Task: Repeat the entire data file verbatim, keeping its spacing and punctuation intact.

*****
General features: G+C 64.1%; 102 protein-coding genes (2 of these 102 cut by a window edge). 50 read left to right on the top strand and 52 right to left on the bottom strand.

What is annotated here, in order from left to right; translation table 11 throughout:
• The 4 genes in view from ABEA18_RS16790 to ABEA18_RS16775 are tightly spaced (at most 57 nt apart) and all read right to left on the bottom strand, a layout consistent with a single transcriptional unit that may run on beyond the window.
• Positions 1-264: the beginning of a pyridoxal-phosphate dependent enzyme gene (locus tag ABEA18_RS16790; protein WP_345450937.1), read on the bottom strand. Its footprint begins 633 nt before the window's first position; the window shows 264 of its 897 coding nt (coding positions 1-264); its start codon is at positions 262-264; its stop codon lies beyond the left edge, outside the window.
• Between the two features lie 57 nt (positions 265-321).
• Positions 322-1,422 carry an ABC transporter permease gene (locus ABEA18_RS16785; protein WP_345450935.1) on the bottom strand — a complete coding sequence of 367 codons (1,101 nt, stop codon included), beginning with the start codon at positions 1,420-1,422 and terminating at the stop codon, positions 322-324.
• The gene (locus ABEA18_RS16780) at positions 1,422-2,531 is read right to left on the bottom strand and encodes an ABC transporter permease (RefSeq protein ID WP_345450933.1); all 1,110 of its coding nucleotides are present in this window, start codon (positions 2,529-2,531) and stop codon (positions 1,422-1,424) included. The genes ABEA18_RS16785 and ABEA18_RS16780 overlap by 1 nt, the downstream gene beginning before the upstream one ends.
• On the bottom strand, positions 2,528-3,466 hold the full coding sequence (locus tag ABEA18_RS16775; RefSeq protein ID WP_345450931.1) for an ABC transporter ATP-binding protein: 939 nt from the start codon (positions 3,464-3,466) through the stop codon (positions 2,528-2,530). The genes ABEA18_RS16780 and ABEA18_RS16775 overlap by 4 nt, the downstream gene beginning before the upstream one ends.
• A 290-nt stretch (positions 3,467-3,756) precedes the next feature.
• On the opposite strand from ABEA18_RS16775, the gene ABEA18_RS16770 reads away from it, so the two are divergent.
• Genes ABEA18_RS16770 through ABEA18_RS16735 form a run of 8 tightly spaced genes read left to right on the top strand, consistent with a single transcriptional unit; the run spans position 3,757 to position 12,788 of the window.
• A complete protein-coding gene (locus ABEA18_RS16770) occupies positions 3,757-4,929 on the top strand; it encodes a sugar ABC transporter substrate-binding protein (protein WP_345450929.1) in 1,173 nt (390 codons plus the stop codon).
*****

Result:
General features: G+C 64.1%; 102 protein-coding genes (2 of these 102 cut by a window edge). 50 read left to right on the top strand and 52 right to left on the bottom strand.

What is annotated here, in order from left to right; translation table 11 throughout:
• The 4 genes in view from ABEA18_RS16790 to ABEA18_RS16775 are tightly spaced (at most 57 nt apart) and all read right to left on the bottom strand, a layout consistent with a single transcriptional unit that may run on beyond the window.
• Positions 1-264: the beginning of a pyridoxal-phosphate dependent enzyme gene (locus tag ABEA18_RS16790; protein WP_345450937.1), read on the bottom strand. Its footprint begins 633 nt before the window's first position; the window shows 264 of its 897 coding nt (coding positions 1-264); its start codon is at positions 262-264; its stop codon lies beyond the left edge, outside the window.
• Between the two features lie 57 nt (positions 265-321).
• Positions 322-1,422 carry an ABC transporter permease gene (locus ABEA18_RS16785; protein WP_345450935.1) on the bottom strand — a complete coding sequence of 367 codons (1,101 nt, stop codon included), beginning with the start codon at positions 1,420-1,422 and terminating at the stop codon, positions 322-324.
• The gene (locus ABEA18_RS16780) at positions 1,422-2,531 is read right to left on the bottom strand and encodes an ABC transporter permease (RefSeq protein ID WP_345450933.1); all 1,110 of its coding nucleotides are present in this window, start codon (positions 2,529-2,531) and stop codon (positions 1,422-1,424) included. The genes ABEA18_RS16785 and ABEA18_RS16780 overlap by 1 nt, the downstream gene beginning before the upstream one ends.
• On the bottom strand, positions 2,528-3,466 hold the full coding sequence (locus tag ABEA18_RS16775; RefSeq protein ID WP_345450931.1) for an ABC transporter ATP-binding protein: 939 nt from the start codon (positions 3,464-3,466) through the stop codon (positions 2,528-2,530). The genes ABEA18_RS16780 and ABEA18_RS16775 overlap by 4 nt, the downstream gene beginning before the upstream one ends.
• A 290-nt stretch (positions 3,467-3,756) precedes the next feature.
• On the opposite strand from ABEA18_RS16775, the gene ABEA18_RS16770 reads away from it, so the two are divergent.
• Genes ABEA18_RS16770 through ABEA18_RS16735 form a run of 8 tightly spaced genes read left to right on the top strand, consistent with a single transcriptional unit; the run spans position 3,757 to position 12,788 of the window.
• A complete protein-coding gene (locus ABEA18_RS16770) occupies positions 3,757-4,929 on the top strand; it encodes a sugar ABC transporter substrate-binding protein (protein WP_345450929.1) in 1,173 nt (390 codons plus the stop codon).